Mike Tyson’s words captured in an interview with Robert E. Johnson published in a 1995 issue of Ebony
Inducted into both the world and international boxing halls of fame Tyson’s accomplishments in his sport are impressive. In 2013 his book made The New York Times Best Seller list. So is he a sports historian or not?
Over on Evelyn Buck’s blog an anonymous commenter is cautioning others on who can and can’t be called a historian:
“Be careful who you call an historian, 19:11. There are fewer than those that are often credited as such. A true historian has academic credentials, while a mere history buff does not.”
Okay, let’s all be careful who we call a historian. Wikipedia, you dictionary buff, what says you:
A historian is a person who researches, studies and writes about the past, and is regarded as an authority on it.
If you Google authority you’ll find:
– Authority is the power or right to give orders, make decisions, and enforce obedience.
– a person or organization having power or control in a particular, typically political or administrative, sphere.
Having spent over a decade here in Aurora attempting to reconnect with my family history my encounters with the one organization purported to be the sole “authority” on the town’s history to be the complete opposite. The only thing the Aurora Hysterical Society can claim is a sad preoccupation with enforcing obedience and maintaining power and control eerily similar to a scene from South Park where Cartman shrieks out “you will respect my authoritah!”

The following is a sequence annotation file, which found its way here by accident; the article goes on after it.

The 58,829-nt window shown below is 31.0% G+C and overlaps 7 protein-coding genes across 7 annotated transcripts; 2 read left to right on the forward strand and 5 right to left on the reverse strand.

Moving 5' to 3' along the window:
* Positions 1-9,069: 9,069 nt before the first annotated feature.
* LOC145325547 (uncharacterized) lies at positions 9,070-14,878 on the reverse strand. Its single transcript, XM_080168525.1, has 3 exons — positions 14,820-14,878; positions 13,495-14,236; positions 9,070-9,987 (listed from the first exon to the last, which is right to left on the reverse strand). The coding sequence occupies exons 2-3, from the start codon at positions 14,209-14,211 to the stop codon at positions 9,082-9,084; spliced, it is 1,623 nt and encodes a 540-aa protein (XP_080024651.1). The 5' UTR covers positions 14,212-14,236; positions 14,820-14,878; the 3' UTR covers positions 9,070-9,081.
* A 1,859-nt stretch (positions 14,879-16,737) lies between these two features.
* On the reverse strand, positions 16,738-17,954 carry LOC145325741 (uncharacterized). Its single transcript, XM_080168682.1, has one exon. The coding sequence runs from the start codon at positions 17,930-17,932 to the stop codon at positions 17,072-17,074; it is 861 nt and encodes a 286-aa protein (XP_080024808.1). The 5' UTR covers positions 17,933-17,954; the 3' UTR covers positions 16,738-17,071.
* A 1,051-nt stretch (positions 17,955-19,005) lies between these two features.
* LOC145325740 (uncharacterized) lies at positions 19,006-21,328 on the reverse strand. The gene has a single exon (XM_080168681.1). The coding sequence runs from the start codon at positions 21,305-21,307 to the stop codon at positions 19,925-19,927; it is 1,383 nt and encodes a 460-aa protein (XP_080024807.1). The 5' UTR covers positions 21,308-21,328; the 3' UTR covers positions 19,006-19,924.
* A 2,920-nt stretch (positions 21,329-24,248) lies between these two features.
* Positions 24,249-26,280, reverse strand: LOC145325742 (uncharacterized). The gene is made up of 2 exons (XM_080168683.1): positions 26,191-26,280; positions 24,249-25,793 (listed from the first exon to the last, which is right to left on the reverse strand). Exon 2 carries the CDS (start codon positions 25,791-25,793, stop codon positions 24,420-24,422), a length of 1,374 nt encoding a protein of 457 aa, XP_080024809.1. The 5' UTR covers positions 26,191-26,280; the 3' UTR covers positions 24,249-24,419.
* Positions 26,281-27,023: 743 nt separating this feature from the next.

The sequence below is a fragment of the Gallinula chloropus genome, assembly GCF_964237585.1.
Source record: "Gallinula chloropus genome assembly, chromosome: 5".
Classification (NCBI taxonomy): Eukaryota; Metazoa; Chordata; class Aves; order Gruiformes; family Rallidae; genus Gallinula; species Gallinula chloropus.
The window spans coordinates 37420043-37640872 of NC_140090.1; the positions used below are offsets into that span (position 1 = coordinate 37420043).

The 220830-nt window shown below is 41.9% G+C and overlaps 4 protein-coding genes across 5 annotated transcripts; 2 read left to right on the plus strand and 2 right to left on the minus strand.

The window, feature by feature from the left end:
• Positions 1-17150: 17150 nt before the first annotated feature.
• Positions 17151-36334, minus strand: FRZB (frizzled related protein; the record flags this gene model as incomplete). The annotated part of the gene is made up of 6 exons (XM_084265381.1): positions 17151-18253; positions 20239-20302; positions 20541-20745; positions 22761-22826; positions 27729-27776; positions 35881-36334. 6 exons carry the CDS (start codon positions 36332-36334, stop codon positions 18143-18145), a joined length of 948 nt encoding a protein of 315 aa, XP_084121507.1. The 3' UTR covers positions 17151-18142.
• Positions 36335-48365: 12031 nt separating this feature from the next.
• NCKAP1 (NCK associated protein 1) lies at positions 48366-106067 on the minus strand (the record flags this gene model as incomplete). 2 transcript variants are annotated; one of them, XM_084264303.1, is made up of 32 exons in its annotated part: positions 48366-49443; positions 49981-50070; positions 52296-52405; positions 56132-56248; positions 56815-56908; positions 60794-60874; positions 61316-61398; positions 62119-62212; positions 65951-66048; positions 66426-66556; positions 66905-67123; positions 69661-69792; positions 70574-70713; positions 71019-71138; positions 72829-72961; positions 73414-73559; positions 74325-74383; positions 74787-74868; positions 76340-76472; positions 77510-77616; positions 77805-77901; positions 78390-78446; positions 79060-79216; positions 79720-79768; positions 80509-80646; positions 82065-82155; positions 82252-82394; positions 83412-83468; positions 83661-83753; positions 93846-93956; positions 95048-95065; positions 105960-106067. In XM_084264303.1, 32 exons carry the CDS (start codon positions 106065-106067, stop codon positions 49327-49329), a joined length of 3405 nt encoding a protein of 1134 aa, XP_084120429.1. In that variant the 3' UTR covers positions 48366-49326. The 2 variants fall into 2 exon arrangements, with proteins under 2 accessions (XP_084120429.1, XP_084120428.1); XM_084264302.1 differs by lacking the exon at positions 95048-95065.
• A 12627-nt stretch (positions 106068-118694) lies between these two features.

Those that flaunt “academic credentials” as a way to dismiss or exclude others are downright pathetic. Is there even a Bachelors or Masters degree one can take on the History of Aurora? Has a Doctorate of Philosophy thesis been written on the entire history of Aurora?
I chose who I consider to be authorities on matters of local history and it has nothing to do with “academic credentials”. Fuck the cowardly anonymous commenter and their rigid interpretation of what a “true” historian is.
I have received far more substance from those in our town without “academic credentials” in the field of history than those that do.
It’s one of the driving reasons I established The Aurora Heritage authority in 2012. The a in authority is lower case denoting a distributed authority, not a central one.
So if you find someone around town researching, studying and writing about the past, instead of considering if it is somehow appropriate to dismiss them like a scene out of South Park, engage them.
You’ll likely find those passionate about how the town’s history connects to them are not writing some dissertation for an academic institution and they are more than willing to share their knowledge, their artifacts and their stories.
This makes them true historians in every sense of the term and who are as valuable, if not more so than those who exert their authority by way of their academic credentials.